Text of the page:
It's not perfect, certainly not, but it's a basic idea that could theoretically actually become a possibility if such a compound could ever be created.
     
  17. KazeoHin

    KazeoHin [H]ardness Supreme

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    Physics, unfortunately, has to crash the party. Regardless of how resistant to vibration a material is, kinetic energy is still kinetic energy. If you made a car out of the imaginary stuff, it would still come to a stop if it ran into a brick wall. Even if it were some super crazy magic material that resisted all forms of force, it would be impossible to then get moving, and would eventually fly off into space/under the ground as earth's rotation and revolution would put the planet in a different inertial frame of reference which would conflict with the magic material's velocity through space.

    Old cars used to be solid as a rock, anyone who was alive during the 60's and 70's remembers what a mid-speed collision looked like on the cars of the time: They may get a few dents, they may even have a bumper fly off, but a few days in the shop would make 'em fine again. The people on the inside of the vehicle, however, would be turned into jelly from the vehicle essentially conducting most of the force from the crash onto them. This is why cars have crumple zones, to act like a spring instead of a rod.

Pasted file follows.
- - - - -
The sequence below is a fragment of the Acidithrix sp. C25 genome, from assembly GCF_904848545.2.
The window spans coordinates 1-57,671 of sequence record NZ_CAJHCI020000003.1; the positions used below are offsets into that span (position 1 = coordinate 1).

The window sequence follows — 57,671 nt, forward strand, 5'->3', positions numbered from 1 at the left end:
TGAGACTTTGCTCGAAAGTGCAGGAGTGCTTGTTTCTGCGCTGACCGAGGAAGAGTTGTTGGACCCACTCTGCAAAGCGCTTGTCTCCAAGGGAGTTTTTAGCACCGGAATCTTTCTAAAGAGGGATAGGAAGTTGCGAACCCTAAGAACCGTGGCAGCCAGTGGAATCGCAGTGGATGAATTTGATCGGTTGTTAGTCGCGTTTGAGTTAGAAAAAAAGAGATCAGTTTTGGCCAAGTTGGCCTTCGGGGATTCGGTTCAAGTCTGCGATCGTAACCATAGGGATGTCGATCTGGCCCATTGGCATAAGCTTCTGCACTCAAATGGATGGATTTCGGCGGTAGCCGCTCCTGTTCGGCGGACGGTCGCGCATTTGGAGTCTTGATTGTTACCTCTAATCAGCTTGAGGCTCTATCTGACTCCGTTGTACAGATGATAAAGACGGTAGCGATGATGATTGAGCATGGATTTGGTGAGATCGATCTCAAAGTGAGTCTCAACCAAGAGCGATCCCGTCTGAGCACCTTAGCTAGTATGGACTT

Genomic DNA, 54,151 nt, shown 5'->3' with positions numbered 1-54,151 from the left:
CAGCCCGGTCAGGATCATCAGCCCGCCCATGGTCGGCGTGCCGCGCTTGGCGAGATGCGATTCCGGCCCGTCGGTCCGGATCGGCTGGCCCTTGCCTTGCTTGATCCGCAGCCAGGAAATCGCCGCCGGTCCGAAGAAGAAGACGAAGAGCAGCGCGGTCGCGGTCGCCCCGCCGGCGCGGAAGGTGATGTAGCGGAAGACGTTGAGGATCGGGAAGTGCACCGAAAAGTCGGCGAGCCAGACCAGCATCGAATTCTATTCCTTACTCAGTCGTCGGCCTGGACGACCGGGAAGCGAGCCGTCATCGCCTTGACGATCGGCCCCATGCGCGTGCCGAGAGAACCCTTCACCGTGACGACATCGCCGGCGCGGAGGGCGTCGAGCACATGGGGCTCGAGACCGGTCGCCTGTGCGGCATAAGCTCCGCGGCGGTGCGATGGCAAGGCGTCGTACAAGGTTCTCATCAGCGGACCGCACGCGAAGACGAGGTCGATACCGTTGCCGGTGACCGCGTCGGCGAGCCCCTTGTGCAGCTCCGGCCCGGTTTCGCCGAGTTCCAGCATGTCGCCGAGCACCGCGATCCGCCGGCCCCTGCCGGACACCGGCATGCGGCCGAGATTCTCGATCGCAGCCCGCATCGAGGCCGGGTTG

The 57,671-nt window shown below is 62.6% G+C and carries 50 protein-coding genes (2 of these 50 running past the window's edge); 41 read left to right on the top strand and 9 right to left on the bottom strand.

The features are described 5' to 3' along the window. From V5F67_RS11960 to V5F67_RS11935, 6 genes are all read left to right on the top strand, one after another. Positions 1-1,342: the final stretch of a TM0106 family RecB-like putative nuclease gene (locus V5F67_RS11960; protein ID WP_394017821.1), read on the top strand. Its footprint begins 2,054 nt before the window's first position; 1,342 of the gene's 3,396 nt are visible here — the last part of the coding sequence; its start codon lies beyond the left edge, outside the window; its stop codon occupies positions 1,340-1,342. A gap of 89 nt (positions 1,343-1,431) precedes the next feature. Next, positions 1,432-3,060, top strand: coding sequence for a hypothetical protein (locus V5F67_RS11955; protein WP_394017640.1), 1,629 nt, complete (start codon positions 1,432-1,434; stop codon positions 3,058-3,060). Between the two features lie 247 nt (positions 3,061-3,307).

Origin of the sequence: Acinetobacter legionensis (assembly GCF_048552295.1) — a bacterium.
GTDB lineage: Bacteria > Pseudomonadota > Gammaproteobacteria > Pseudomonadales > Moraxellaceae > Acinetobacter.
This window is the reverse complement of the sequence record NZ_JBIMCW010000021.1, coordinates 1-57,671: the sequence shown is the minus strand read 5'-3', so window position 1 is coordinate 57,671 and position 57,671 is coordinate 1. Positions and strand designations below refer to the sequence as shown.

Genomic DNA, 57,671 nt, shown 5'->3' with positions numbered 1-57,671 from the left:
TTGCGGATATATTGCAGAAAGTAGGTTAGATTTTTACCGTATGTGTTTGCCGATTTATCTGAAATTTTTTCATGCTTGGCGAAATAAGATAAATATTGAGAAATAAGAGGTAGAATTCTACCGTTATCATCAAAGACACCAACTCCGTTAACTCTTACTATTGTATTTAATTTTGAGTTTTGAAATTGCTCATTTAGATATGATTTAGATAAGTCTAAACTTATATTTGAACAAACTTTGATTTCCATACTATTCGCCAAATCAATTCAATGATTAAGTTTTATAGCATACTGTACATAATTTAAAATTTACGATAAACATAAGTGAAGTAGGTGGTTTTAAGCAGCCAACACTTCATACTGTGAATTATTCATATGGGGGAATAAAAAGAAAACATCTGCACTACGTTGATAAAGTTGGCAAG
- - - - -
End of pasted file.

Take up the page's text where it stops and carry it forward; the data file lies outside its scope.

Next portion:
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  18. -Strelok-

    -Strelok- [H]ardForum Junkie

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    That's exactly what I was thinking. Usually things that are hard are also very brittle.
     
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  19. Kwaz

    Kwaz Whine & Cheezy

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    Yep! Mostly.